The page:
Supply chains have always relied heavily on data. Whether it’s Fast Moving Consumer Goods, manufacturing, engineering, construction, biochemistry, farming, product design or recruitment, the supply chain in its various guises is critical, and it is information that keeps them moving along. Bad data equals an inefficient supply chain.

But the world of data itself has changed dramatically over the past decade. New methods of data storage, data analysis and data transfers have been developed, and there is so much more of it – around 2.5 quintillion bytes are produced every day. That’s quintillion, with 18 zeroes.

The sheer volume of data creates as much opportunity as it does threat, however. In handling so much information, businesses have to ensure they are secure and adherent to government data policies. Whether it’s the EU’s General Data Protection Regulation, the UK’s Data Reform Bill or countless other stipulations outlined by authorities around the world, data handling has never been under quite so much scrutiny.

Tick those boxes though, and a door to a more informed, accurate and impactful business environment is unlocked, which is all the more critical in such turbulent times, with global supply chains having been disrupted by Brexit, Covid-19, and now the Russian invasion of Ukraine.

How exactly does data help supply chain professionals, though?


As demonstrated by the aforementioned market conditions, businesses must be able to react quickly and effectively for whatever might lay around the corner – data will inform those business-critical decisions. In manufacturing, for example, data can create efficiencies in production, output and equipment maintenance, helping businesses to control their costs and manage their expectations.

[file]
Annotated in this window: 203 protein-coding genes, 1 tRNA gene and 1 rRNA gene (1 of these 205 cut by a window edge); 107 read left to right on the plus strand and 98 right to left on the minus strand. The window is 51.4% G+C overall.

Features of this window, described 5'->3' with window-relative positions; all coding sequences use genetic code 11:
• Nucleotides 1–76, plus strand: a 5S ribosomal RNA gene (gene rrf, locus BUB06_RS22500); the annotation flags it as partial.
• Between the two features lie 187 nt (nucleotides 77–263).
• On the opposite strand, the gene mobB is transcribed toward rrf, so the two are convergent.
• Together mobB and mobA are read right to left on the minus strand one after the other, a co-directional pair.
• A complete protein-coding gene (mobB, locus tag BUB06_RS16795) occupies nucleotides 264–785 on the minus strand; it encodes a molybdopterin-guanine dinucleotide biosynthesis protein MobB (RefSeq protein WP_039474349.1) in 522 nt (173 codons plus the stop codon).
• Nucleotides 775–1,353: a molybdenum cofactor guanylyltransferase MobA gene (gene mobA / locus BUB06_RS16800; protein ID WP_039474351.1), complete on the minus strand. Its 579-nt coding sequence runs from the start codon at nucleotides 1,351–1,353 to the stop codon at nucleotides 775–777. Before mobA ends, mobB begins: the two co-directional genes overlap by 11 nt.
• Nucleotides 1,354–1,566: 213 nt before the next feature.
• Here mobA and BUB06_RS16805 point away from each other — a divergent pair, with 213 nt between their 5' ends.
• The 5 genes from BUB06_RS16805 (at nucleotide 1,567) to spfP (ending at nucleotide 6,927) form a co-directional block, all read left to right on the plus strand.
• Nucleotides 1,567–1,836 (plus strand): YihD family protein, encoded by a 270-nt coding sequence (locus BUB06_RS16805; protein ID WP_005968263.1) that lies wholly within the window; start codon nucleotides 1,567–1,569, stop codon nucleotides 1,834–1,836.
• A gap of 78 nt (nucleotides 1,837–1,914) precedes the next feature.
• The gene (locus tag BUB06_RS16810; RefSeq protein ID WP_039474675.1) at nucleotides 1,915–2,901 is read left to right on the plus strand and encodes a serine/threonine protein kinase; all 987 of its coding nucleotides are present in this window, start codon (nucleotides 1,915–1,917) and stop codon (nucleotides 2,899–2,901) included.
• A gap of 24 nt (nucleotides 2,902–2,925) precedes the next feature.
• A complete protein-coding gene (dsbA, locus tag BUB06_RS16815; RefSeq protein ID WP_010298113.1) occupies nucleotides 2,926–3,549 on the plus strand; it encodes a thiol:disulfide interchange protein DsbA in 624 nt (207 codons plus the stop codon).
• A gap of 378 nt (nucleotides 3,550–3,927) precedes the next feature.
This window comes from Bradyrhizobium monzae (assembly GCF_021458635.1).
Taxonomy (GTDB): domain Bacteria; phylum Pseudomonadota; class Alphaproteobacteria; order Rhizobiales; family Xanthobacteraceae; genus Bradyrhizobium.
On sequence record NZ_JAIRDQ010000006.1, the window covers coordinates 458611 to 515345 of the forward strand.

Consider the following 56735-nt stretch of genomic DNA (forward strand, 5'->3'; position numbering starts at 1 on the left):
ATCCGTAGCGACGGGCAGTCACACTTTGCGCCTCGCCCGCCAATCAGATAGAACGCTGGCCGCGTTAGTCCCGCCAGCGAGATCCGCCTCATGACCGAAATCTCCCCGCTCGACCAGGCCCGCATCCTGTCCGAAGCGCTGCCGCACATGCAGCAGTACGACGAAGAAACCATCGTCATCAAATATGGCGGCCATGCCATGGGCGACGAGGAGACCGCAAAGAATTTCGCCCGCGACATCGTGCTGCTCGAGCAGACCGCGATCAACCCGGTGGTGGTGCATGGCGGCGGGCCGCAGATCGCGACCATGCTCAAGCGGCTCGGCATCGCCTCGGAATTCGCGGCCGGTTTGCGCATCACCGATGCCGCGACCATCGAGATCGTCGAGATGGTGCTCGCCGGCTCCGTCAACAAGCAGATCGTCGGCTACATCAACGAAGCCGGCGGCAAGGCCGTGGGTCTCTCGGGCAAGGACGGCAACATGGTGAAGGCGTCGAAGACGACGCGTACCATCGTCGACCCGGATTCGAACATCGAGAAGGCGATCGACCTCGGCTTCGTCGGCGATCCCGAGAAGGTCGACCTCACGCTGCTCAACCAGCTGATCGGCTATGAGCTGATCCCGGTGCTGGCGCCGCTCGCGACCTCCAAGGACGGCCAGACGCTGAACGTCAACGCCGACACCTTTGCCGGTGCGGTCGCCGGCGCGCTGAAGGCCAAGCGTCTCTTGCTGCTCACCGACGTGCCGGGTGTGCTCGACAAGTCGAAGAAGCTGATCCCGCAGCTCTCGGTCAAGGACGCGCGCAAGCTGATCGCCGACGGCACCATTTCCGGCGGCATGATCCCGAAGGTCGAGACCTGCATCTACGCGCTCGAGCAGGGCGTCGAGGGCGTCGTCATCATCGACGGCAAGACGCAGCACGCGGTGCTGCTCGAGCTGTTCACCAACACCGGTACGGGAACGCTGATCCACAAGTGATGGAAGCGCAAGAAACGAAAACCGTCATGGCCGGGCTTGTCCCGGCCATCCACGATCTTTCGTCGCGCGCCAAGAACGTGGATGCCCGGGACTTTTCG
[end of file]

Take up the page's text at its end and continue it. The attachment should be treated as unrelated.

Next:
Nobody has a crystal ball, but with accurate and relevant data seeing into the future isn’t quite as impossible as it may seem. Being able to rely on past information for predictions of demand surges and supply shortages will give you a much better grasp on operations than firing shots in the dark. With more advanced analytics, businesses can even begin to predict a range of ‘what-if’ scenarios by creating models that are tailored to their specific requirements, and with the advancement of artificial intelligence these prediction models can me ongoing and reactive, giving you the best possible chance of keeping up with the market.


In more convoluted supply chains, by the time the product or service reaches its end user it can often end up resembling an entanglement of wires with no clues as to where one thing came from and where it went at any particular time. There is a growing demand for product provenance and increased transparency, so a clear and traceable supply chain is a must. Data that is accurately handled, stored and used allows businesses to do just that, while also enabling a raft of other new possibilities from the use of the Internet of Things to automated processes through artificial intelligence. Everything is more traceable and trackable when data is used to its full potential.

As a result of data’s growing influence, the skills supply chain teams will need will continue to adapt. To ensure you are growing your team with the right people for your business, and to unlock your business’ full potential, arrange to talk to one of our Supply Chain specialists by getting in touch.